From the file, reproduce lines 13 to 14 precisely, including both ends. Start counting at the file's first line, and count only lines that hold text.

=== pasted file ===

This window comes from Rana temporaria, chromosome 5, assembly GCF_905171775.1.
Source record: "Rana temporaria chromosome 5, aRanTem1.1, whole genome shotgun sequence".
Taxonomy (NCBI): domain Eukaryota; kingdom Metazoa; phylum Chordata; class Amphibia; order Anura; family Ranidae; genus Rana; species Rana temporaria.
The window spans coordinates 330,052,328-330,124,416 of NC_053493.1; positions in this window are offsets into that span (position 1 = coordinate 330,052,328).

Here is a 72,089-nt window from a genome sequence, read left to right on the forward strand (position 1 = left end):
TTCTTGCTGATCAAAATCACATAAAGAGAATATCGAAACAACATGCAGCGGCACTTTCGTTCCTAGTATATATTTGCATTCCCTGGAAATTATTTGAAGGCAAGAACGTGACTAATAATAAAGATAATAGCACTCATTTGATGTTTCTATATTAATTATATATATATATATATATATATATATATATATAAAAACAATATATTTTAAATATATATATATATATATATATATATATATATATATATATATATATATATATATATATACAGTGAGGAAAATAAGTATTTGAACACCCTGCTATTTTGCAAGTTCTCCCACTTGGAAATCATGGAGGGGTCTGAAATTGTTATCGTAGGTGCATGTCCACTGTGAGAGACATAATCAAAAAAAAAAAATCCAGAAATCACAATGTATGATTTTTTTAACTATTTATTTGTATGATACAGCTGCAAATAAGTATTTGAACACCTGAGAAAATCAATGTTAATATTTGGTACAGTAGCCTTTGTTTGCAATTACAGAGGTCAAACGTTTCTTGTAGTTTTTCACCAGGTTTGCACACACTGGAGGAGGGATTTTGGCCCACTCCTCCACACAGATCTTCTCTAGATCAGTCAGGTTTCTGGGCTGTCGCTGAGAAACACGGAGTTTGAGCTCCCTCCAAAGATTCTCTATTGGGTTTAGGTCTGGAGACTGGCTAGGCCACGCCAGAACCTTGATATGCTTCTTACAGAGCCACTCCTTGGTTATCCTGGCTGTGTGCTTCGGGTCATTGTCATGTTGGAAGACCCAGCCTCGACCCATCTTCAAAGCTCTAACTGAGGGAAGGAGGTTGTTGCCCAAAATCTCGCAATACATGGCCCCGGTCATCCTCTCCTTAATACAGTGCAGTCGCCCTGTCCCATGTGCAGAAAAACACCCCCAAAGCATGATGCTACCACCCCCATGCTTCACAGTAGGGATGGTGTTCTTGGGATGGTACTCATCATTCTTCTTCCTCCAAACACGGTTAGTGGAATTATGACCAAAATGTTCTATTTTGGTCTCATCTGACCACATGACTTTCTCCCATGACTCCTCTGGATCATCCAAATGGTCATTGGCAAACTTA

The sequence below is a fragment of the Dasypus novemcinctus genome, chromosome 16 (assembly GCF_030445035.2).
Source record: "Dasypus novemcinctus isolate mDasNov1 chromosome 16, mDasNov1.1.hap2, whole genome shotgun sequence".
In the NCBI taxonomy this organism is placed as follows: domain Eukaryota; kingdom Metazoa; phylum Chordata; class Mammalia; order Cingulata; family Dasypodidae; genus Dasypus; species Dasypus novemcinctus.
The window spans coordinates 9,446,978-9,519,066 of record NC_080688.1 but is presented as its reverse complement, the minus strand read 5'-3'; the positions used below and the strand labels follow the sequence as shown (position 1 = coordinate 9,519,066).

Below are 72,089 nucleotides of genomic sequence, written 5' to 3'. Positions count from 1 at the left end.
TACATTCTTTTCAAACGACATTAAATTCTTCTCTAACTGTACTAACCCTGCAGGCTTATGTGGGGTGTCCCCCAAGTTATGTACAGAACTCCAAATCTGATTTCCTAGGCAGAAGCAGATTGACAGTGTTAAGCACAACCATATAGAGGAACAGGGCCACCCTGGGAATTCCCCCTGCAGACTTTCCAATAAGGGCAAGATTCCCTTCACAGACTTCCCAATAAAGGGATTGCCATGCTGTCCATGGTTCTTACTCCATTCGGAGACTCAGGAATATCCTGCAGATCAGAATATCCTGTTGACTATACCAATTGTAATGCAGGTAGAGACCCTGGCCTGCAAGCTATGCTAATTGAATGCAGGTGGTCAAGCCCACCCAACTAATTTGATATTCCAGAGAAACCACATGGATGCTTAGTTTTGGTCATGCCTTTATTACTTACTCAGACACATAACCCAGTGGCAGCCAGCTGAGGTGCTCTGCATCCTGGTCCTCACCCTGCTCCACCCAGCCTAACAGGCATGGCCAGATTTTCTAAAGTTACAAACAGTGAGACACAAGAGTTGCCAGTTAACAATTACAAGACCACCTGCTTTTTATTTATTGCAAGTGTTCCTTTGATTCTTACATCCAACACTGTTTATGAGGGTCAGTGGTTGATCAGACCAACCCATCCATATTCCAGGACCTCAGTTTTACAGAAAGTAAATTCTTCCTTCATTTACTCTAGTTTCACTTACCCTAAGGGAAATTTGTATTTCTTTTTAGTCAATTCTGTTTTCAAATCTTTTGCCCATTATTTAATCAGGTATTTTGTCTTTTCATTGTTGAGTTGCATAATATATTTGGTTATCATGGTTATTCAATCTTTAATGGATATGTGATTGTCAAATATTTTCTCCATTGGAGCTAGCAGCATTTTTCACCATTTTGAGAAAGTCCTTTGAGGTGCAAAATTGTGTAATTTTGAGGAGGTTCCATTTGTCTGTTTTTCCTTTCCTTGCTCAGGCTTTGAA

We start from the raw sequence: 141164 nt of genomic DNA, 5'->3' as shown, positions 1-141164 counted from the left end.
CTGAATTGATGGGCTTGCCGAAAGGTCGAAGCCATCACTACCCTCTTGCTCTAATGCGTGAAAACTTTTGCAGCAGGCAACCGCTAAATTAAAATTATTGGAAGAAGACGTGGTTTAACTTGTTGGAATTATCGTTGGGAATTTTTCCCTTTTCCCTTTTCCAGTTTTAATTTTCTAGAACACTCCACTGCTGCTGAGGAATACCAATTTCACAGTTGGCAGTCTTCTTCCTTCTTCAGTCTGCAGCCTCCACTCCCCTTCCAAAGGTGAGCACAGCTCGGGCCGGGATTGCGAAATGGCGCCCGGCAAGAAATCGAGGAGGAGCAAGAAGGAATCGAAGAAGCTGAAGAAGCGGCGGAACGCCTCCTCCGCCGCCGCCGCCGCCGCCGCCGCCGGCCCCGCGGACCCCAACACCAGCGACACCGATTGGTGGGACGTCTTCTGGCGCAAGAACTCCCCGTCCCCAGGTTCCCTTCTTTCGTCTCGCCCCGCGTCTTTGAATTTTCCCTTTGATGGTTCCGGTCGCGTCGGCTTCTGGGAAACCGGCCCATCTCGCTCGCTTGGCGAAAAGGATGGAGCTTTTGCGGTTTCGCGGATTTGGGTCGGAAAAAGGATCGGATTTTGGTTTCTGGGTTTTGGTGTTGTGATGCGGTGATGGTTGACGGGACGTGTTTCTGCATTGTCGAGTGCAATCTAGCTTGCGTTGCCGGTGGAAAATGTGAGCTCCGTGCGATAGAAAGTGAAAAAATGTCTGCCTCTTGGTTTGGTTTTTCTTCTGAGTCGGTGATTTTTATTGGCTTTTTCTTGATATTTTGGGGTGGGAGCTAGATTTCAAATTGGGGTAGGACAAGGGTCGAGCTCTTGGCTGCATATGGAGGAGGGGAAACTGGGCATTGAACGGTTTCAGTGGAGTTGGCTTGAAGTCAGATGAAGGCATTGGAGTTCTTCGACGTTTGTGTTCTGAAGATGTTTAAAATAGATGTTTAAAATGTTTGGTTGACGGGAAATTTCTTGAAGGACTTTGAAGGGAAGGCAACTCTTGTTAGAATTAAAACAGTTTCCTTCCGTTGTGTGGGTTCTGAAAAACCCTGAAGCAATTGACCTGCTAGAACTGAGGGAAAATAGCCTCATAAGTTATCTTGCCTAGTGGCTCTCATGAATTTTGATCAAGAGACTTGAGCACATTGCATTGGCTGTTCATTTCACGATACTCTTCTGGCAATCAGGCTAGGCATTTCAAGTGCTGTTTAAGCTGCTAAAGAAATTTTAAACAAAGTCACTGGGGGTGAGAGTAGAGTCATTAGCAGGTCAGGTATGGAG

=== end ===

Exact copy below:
We start from the raw sequence: 141164 nt of genomic DNA, 5'->3' as shown, positions 1-141164 counted from the left end.
CTGAATTGATGGGCTTGCCGAAAGGTCGAAGCCATCACTACCCTCTTGCTCTAATGCGTGAAAACTTTTGCAGCAGGCAACCGCTAAATTAAAATTATTGGAAGAAGACGTGGTTTAACTTGTTGGAATTATCGTTGGGAATTTTTCCCTTTTCCCTTTTCCAGTTTTAATTTTCTAGAACACTCCACTGCTGCTGAGGAATACCAATTTCACAGTTGGCAGTCTTCTTCCTTCTTCAGTCTGCAGCCTCCACTCCCCTTCCAAAGGTGAGCACAGCTCGGGCCGGGATTGCGAAATGGCGCCCGGCAAGAAATCGAGGAGGAGCAAGAAGGAATCGAAGAAGCTGAAGAAGCGGCGGAACGCCTCCTCCGCCGCCGCCGCCGCCGCCGCCGCCGGCCCCGCGGACCCCAACACCAGCGACACCGATTGGTGGGACGTCTTCTGGCGCAAGAACTCCCCGTCCCCAGGTTCCCTTCTTTCGTCTCGCCCCGCGTCTTTGAATTTTCCCTTTGATGGTTCCGGTCGCGTCGGCTTCTGGGAAACCGGCCCATCTCGCTCGCTTGGCGAAAAGGATGGAGCTTTTGCGGTTTCGCGGATTTGGGTCGGAAAAAGGATCGGATTTTGGTTTCTGGGTTTTGGTGTTGTGATGCGGTGATGGTTGACGGGACGTGTTTCTGCATTGTCGAGTGCAATCTAGCTTGCGTTGCCGGTGGAAAATGTGAGCTCCGTGCGATAGAAAGTGAAAAAATGTCTGCCTCTTGGTTTGGTTTTTCTTCTGAGTCGGTGATTTTTATTGGCTTTTTCTTGATATTTTGGGGTGGGAGCTAGATTTCAAATTGGGGTAGGACAAGGGTCGAGCTCTTGGCTGCATATGGAGGAGGGGAAACTGGGCATTGAACGGTTTCAGTGGAGTTGGCTTGAAGTCAGATGAAGGCATTGGAGTTCTTCGACGTTTGTGTTCTGAAGATGTTTAAAATAGATGTTTAAAATGTTTGGTTGACGGGAAATTTCTTGAAGGACTTTGAAGGGAAGGCAACTCTTGTTAGAATTAAAACAGTTTCCTTCCGTTGTGTGGGTTCTGAAAAACCCTGAAGCAATTGACCTGCTAGAACTGAGGGAAAATAGCCTCATAAGTTATCTTGCCTAGTGGCTCTCATGAATTTTGATCAAGAGACTTGAGCACATTGCATTGGCTGTTCATTTCACGATACTCTTCTGGCAATCAGGCTAGGCATTTCAAGTGCTGTTTAAGCTGCTAAAGAAATTTTAAACAAAGTCACTGGGGGTGAGAGTAGAGTCATTAGCAGGTCAGGTATGGAG